But you know who came to my rescue all three times? Immigrants. Mexican immigrants. None of them spoke any English.

One of those guys stopped to help me with the blowout even though he had his whole family of four in tow. I was on the side of the road for close to three hours with my friend’s big Jeep. I put signs in the windows, big signs that said, “NEED A JACK,” and offered money. Nothing. Right as I was about to give up and start hitching, a van pulled over, and the guy bounded out.

He sized up the situation and called for his daughter, who spoke English. He conveyed through her that he had a jack but that it was too small for the Jeep, so we would need to brace it. Then he got a saw from the van and cut a section out of a big log on the side of the road. We rolled it over, put his jack on top and we were in business.

I started taking the wheel off, and then, if you can believe it, I broke his tire iron. It was one of those collapsible ones, and I wasn’t careful, and I snapped the head clean off. Damn.

No worries: he ran to the van and handed it to his wife, and she was gone in a flash down the road to buy a new tire iron. She was back in 15 minutes. We finished the job with a little sweat and cussing (the log started to give), and I was a very happy man.

The two of us were filthy and sweaty. His wife produced a large water jug for us to wash our hands in. I tried to put a 20 in the man’s hand, but he wouldn’t take it, so instead I went up to the van and gave it to his wife as quietly as I could. I thanked them up one side and down the other. I asked the little girl where they lived, thinking maybe I’d send them a gift for being so awesome. She said they lived in Mexico. They were in Oregon so Mommy and Daddy could pick cherries for the next few weeks. Then they were going to pick peaches, then go back home.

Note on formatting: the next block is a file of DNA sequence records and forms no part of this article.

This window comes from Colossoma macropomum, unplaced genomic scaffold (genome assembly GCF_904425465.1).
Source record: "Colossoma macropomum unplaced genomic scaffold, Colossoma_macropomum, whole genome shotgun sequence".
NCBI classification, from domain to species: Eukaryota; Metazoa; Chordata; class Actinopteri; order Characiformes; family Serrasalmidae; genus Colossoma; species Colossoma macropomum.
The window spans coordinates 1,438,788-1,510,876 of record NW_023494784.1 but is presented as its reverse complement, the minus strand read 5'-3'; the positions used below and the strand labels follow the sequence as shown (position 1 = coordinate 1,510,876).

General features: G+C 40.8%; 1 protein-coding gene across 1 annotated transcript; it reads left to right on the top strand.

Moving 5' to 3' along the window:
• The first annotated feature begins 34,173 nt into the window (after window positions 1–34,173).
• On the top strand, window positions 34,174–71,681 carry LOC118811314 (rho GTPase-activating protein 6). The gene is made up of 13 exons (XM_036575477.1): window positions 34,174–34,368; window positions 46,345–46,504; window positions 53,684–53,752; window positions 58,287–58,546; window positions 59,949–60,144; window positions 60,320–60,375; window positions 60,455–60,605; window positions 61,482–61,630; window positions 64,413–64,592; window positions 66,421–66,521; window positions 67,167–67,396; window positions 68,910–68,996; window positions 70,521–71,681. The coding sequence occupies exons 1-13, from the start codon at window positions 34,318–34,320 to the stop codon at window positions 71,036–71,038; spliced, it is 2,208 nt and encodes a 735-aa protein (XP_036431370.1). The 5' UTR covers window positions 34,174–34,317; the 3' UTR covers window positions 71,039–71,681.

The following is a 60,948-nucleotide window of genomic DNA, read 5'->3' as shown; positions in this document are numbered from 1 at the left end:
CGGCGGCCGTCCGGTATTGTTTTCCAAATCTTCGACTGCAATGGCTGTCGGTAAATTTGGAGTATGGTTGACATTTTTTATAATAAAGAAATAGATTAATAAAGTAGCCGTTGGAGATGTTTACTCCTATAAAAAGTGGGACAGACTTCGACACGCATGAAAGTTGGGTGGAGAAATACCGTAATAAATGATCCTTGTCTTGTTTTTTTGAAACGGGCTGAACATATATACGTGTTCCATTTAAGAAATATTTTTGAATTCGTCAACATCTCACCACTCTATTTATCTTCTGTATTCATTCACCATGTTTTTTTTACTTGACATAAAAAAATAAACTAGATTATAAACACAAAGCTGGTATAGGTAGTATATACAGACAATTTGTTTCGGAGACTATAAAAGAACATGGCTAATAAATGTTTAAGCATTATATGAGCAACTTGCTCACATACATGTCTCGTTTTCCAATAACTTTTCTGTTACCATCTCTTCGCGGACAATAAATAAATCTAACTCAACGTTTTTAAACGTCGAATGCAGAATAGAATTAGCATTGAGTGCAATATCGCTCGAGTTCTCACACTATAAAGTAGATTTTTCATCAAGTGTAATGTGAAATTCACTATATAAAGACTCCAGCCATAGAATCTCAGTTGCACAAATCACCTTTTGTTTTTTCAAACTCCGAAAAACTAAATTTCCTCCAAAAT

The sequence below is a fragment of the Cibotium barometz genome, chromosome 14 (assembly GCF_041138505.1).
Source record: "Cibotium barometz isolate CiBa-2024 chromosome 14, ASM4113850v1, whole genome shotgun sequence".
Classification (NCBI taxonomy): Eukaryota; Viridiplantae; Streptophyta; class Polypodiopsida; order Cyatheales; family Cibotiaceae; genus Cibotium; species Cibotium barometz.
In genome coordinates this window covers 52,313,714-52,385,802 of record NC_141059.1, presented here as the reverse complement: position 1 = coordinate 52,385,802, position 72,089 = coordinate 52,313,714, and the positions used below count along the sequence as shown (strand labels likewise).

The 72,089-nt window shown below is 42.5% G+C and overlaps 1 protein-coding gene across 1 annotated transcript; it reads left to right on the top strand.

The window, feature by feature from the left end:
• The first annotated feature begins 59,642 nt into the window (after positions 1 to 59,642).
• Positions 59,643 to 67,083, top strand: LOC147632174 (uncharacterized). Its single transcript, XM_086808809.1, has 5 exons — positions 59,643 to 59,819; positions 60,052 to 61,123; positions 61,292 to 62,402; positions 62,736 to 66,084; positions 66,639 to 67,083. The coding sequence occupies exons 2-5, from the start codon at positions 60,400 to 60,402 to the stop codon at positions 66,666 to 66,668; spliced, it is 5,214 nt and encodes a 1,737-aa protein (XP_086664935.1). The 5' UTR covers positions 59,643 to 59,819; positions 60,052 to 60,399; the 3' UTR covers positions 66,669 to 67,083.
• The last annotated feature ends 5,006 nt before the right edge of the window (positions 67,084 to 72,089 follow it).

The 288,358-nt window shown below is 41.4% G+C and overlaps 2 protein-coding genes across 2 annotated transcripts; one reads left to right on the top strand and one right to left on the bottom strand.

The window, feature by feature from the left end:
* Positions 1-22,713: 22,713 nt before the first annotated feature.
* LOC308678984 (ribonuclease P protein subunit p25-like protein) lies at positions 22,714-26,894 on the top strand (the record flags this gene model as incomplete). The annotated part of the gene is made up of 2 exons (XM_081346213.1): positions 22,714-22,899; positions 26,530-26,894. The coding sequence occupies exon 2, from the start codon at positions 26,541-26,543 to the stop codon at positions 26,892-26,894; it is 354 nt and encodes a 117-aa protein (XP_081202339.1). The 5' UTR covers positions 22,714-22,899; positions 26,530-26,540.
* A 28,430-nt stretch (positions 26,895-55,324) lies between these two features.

After I said my goodbyes and started walking back to the Jeep, the girl called out and asked if I’d had lunch. When I told her no, she ran up and handed me a tamale.

This family, undoubtedly poorer than just about everyone else on that stretch of highway, working on a seasonal basis where time is money, took a couple of hours out of their day to help a strange guy on the side of the road while people in tow trucks were just passing him by.

But we weren’t done yet. I thanked them again and walked back to my car and opened the foil on the tamale (I was starving by this point), and what did I find inside? My $20 bill! I whirled around and ran to the van and the guy rolled down his window. He saw the $20 in my hand and just started shaking his head no. All I could think to say was, “Por favor, por favor, por favor,” with my hands out. The guy just smiled and, with what looked like great concentration, said in English: “Today you, tomorrow me.”

Then he rolled up his window and drove away, with his daughter waving to me from the back. I sat in my car eating the best tamale I’ve ever had, and I just started to cry. It had been a rough year; nothing seemed to break my way. This was so out of left field I just couldn’t handle it.

In the several months since then I’ve changed a couple of tires, given a few rides to gas stations and once drove 50 miles out of my way to get a girl to an airport. I won’t accept money. But every time I’m able to help, I feel as if I’m putting something in the bank.

Justin Horner is a graphic designer living in Portland, Ore. This essay was adapted from a message-board posting on reddit.com.

 

For more on Vicky Collins visit http://teletrendstv.com.


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Blair’s First Filmmaking Job

My 12 year old son, Blair Ewalt, a budding filmmaker and 7th grade student at Denver School of the Arts, just produced his first professional film.  It is a two and a half minute promotional piece for an exhibit called “The 4000 Year Road Trip: Gathering Sparks” at Denver’s Mizel Museum. The exhibit opens on February 2, 2011.  

It took Blair less than two weeks to produce the video.  He shot it in high definition and edited it on Final Cut. He did the videotaping over Christmas break so he didn’t miss any school.  What makes me particularly proud about this is that his father and I didn’t get him the job.  The marketing manager of the Mizel Museum, Sue Stoveall, remembered his audition film for DSA, a short called “A Christmas Gift,” and thought he had the right stuff.

He will have his first paycheck soon and the museum is sending a press release out to the Denver Post and other media singing the praises of the middle school kid who they hired.  Congratulations, Blair.  Someday I’m sure we will all be working for you.

For more information on Vicky Collins visit http://teletrendstv.com.